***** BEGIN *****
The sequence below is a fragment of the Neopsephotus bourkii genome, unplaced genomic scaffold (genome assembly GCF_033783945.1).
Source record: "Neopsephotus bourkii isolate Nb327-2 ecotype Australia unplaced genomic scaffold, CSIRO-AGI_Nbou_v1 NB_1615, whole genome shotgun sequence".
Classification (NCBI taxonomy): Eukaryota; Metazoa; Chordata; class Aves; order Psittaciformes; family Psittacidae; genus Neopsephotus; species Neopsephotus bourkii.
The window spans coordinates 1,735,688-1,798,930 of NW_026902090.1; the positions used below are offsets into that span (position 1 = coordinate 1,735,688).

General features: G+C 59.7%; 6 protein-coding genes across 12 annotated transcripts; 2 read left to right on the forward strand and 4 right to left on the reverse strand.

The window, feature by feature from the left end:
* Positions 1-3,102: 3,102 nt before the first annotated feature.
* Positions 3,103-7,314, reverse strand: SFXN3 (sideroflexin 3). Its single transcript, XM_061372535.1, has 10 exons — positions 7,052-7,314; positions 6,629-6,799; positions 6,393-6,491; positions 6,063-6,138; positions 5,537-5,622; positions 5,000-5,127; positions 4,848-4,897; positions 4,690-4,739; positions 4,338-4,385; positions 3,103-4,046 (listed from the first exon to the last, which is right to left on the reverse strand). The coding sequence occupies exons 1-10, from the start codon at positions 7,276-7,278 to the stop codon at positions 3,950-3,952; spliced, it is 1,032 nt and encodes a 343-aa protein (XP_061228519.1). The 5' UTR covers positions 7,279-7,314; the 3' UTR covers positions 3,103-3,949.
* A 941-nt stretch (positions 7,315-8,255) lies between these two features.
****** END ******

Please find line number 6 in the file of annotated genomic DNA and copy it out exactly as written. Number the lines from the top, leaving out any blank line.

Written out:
The window, feature by feature from the left end: